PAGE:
To avoid heat stroke, exercise your dog in the cooler parts of the day and for short periods of time. And, though you’ve heard this a million times, I can’t stress it enough: Never leave your dog in an unattended car. The temperature inside can be 40 degrees hotter than it is outside.

3. Protect from pests: We use bug spray to repel the insects of summer, and our dogs need protection too...from fleas, ticks and mosquitoes. Your vet will help you choose a preventative that has data to support its effectiveness. Products are available in the form of long-lasting collars, liquids applied directly to the skin and chewable pills. These medications can help prevent flea allergies, Lyme disease and heartworm disease. The American Animal Hospital Association recommends year-round parasite control.

4. Pamper the paws: Imagine walking barefoot around the city on a sweltering day or on hot sand at the beach. Ouch! The golden rule is: If we feel the do our dogs. We automatically wear shoes but seldom consider our dog’s tender tootsies. Walking on hot surfaces can literally burn their paw pads. Not only is this very painful, but there’s little you can do to keep them comfortable. To guard against burns, walk during the coolest parts of the day...early morning and after the sun sets. You might also consider purchasing a pair of booties...if you have a dog who will tolerate wearing them.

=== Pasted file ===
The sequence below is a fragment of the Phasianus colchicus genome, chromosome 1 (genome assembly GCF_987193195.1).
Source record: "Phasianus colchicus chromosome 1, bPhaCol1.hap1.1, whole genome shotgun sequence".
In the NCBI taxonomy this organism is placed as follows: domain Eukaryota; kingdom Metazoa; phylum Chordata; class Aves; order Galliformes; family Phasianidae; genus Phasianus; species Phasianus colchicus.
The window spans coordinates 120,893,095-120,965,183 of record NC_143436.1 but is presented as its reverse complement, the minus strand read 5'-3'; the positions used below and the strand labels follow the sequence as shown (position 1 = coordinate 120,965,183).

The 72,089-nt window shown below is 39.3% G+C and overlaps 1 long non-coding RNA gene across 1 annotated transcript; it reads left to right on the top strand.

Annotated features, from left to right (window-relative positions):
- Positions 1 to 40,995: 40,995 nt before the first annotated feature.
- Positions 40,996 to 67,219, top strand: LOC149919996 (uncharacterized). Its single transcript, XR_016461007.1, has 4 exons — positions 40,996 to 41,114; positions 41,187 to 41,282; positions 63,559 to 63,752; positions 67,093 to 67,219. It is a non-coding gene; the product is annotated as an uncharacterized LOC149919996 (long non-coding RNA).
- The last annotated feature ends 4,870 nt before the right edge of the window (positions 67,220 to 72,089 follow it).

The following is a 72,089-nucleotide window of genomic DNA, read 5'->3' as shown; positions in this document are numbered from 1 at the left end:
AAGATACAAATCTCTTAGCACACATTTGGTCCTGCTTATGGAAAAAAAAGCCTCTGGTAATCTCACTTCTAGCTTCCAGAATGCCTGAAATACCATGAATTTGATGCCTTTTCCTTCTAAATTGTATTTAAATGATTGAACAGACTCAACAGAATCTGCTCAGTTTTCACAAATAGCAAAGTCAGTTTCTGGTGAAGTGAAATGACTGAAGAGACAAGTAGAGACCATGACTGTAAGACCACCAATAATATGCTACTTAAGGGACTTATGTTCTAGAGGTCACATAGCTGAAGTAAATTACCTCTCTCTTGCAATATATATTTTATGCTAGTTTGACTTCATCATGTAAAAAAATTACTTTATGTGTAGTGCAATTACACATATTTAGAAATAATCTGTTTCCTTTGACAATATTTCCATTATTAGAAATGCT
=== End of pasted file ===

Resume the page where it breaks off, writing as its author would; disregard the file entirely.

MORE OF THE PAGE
5. Click the car seat: Instinctively we buckle up our kids and ourselves...but what about the dog?  Without restraining him, you’re setting yourself up for potential problems: he can distract you while driving, hit the unlock button and fall from the car, or heaven forbid, become a projectile if you stop short. Another bad idea? Allowing him to put his head out the window as you drive; your tire can cause a pebble or piece of glass to fly up and cut his face...or blind him.

Our dogs are our best friends and they deserve the same care and consideration we give to ourselves and our family members. Whatever you need to keep comfortable and safe in the summer, your dog needs, too. Here’s wishing you and Fido a cool, worry-free summer!

For ten years, Dr. Heather Loenser has comforted pets in their time of crisis as an emergency veterinarian. Outside the hospital, she supports her profession with the American Animal Hospital Association (AAHA) as the staff Veterinary Advisor in Professional and Public Affairs. A sought-after guest on TV and radio, she shares her expertise on the Today Show, Fox News, Live with Kelly, Dr. Oz and local television in the New York City, Philadelphia and Washington, D.C. area. She loves nothing more than hanging out with her rescued dog, Calvin.